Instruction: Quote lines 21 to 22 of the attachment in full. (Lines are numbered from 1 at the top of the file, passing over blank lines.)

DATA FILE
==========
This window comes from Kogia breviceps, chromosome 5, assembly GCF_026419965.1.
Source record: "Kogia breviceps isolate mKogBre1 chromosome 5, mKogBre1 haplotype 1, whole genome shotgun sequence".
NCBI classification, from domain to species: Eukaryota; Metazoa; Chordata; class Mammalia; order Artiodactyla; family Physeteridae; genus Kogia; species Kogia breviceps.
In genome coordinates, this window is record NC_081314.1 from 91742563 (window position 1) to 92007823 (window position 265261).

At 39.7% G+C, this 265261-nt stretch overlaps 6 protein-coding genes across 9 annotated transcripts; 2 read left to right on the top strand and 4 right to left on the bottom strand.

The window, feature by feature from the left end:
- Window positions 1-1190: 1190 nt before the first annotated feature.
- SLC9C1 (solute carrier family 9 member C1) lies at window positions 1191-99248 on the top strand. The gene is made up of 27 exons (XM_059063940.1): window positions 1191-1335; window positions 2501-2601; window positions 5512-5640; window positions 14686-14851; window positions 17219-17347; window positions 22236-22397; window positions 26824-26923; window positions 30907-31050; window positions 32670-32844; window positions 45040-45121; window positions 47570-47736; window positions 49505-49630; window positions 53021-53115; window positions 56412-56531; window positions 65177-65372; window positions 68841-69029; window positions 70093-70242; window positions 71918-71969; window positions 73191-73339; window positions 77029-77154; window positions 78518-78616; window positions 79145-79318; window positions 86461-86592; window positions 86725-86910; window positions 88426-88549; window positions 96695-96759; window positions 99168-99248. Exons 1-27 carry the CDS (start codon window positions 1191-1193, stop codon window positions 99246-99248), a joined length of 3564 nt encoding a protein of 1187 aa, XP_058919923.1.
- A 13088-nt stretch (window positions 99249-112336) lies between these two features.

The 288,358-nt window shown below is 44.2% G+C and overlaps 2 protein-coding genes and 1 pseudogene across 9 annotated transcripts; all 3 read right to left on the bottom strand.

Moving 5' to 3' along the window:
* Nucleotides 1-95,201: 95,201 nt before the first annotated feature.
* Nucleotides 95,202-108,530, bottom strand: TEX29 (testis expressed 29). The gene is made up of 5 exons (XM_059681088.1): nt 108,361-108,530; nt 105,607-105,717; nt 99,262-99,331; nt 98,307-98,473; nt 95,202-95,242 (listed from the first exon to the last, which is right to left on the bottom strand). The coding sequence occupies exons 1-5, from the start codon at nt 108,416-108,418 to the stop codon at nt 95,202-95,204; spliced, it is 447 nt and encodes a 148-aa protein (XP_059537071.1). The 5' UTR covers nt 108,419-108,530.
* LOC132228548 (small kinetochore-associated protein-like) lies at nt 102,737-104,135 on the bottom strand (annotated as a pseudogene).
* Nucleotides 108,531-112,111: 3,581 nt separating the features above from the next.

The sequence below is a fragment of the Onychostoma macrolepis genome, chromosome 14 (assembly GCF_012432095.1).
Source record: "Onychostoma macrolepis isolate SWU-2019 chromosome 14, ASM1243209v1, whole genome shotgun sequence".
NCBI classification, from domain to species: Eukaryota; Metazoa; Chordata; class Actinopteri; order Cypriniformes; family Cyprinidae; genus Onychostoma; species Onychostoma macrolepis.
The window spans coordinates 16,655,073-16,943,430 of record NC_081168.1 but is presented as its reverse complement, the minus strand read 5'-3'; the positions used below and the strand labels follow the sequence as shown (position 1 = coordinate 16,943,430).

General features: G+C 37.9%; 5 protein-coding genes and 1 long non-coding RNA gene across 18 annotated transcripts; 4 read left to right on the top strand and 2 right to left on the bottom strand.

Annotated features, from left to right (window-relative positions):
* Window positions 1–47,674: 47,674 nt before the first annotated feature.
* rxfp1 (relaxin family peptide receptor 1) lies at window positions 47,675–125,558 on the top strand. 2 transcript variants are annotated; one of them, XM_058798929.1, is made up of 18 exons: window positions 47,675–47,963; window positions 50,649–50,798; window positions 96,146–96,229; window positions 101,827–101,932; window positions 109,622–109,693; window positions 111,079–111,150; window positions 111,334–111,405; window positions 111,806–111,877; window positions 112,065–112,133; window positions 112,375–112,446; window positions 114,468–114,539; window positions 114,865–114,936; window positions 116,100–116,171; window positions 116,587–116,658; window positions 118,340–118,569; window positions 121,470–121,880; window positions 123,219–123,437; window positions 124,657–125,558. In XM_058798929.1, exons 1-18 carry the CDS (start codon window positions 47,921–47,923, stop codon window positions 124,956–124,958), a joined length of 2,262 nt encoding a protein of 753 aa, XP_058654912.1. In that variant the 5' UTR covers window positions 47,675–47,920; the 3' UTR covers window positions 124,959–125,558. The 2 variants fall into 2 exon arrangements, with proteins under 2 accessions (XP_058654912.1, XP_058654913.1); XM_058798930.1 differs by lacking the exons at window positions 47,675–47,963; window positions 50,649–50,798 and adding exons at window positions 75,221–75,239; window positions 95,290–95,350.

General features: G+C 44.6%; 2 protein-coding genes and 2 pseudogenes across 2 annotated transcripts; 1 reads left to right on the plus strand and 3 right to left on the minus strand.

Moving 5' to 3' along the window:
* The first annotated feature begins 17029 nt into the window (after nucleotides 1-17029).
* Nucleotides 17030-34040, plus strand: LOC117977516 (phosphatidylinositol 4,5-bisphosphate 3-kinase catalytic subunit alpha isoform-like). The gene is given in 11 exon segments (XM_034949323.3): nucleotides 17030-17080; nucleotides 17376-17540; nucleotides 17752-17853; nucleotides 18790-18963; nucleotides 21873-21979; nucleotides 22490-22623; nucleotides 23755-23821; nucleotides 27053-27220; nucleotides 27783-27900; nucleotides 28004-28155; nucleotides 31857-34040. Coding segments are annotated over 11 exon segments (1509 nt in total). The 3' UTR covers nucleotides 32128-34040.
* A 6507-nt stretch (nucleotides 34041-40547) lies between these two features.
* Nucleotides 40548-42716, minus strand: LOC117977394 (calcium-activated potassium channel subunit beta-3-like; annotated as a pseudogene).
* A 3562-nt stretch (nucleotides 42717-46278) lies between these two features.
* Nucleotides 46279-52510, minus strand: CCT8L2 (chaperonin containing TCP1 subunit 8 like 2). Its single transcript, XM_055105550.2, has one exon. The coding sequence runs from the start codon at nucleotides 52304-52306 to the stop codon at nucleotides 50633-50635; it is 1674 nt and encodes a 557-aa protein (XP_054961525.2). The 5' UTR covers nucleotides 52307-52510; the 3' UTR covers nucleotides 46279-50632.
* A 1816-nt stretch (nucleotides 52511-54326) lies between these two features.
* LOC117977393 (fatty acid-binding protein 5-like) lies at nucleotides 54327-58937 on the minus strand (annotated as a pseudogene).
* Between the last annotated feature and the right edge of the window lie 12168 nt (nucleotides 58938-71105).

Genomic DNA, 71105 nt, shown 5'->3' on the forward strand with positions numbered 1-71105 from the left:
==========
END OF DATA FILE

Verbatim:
Annotated features, from left to right (window-relative positions):
* Window positions 1–47,674: 47,674 nt before the first annotated feature.